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This publication is available at https://www.gov.uk/government/publications/designated-landscapes-national-parks-and-aonbs-2018-review/terms-of-reference
In January 2018 the government published a 25-Year Plan for the Environment. It set out an approach to protect landscapes and habitats in England and committed to undertaking a review National Parks and Areas of Outstanding Natural Beauty (AONBs).
The publication of these terms of reference to guide that review is the next step.
At the outset, it is important to state one thing the review will not do: propose reductions in either the geographic extent or the protections given to England’s designated landscapes.
The review aims not to diminish the character or independence of our designated landscapes, or to impose new burdens on them and the people who live and work in the areas they cover. Instead, its purpose is to ask what might be done better, what changes could assist them, and whether definitions and systems - which in many cases date back to their original creation - are still sufficient.
The review will consider National Parks and AONBs in England, including the role of these areas in relation to other places designated for environmental purposes. Landscapes in Wales and Scotland are under devolved administrations and therefore do not fall under the scope of this review.
The review will respect the cultural and visual heritage of people, farms and businesses in National Parks and Areas of Outstanding Natural Beauty.
In the context of meeting both local and national priorities and wider environmental governance, the review will examine and make recommendations on:
- the existing statutory purposes for National Parks and AONBs and how effectively they are being met
- the alignment of these purposes with the goals set out in the 25-Year Plan for the Environment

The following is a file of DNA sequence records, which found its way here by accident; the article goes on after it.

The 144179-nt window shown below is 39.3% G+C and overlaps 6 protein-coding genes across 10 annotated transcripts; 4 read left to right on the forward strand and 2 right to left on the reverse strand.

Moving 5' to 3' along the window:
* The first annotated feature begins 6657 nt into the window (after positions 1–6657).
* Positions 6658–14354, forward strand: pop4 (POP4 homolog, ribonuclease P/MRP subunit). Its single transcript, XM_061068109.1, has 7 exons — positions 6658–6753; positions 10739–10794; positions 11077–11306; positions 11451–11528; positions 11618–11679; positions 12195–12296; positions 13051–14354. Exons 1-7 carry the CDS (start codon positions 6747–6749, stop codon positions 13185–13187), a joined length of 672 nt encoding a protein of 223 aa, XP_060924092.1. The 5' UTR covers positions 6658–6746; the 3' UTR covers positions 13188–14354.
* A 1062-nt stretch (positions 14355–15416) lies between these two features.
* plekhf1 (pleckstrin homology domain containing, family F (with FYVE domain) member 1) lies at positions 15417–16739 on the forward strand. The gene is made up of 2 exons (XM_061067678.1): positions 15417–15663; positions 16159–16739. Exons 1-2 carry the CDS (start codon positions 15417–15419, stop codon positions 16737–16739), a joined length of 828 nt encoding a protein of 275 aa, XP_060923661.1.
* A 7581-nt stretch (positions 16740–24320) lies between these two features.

- the case for extension or creation of new designated areas
- how to improve individual and collective governance of National Parks and AONBs, and how that governance interacts with other national assets
- the financing of National Parks and AONBs
- how to enhance the environment and biodiversity in existing designations
- how to build on the existing eight-point plan for National Parks and to connect more people with the natural environment from all sections of society and improve health and wellbeing
- how well National Parks and AONBs support communities
Expanding on work already underway, the review will also take advice from Natural England on the process of designating National Parks and AONBs and extending boundary areas, with a view to improving and expediting the process.
4. Roles and responsibilities
The review will be led by Julian Glover and supported by an experienced advisory group. The members of the group have been announced as Lord Cameron of Dillington, Jim Dixon, Sarah Mukherjee, Dame Fiona Reynolds and Jake Fiennes. Nicola Blackwood served as a panel member from 15 June 2018 to 2 October 2018.
The review will draw on existing evidence and that submitted by interested groups and individuals during the course of the review. The review team will also visit people and places in a range of designated landscapes.
This is a cross-government review, with Defra providing the secretariat and appointing a lead to undertake the review.
Recommendations will be made to the government. Implementation will be led by the Defra Secretary of State.
The review will report in 2019 (the 70th Anniversary of the 1949 National Parks and Access to the Countryside Act).
This autumn we will be seeking views and evidence in a public call for evidence (likely to begin in October 2018). Further details will be published in due course.
Our National Parks and Areas of Outstanding Natural Beauty are a great success. England is a more beautiful and more diverse place because previous generations took the care to campaign for their creation.
In 1945, the government set up a committee under Sir Arthur Hobhouse, who recommended that Britain establish national parks to preserve and enhance their natural beauty and provide recreational opportunities for all members of the public. In 1949, the National Parks and Access to the Countryside Act established these national parks, which the minister of the day described as “the most exciting Act of the post-war Parliament.” That legislation created a statutory framework for National Parks and AONBs. In brief, National Parks’ purposes are to conserve and enhance natural beauty, wildlife and cultural heritage; and promote opportunities for the understanding and enjoyment of the special qualities of national parks. For AONBs, the primary purpose is to conserve and enhance the natural beauty of the area.
Now, as the oldest National Park approaches its 70th anniversary, comes a chance to renew this mission.
That is the context in which this review takes place.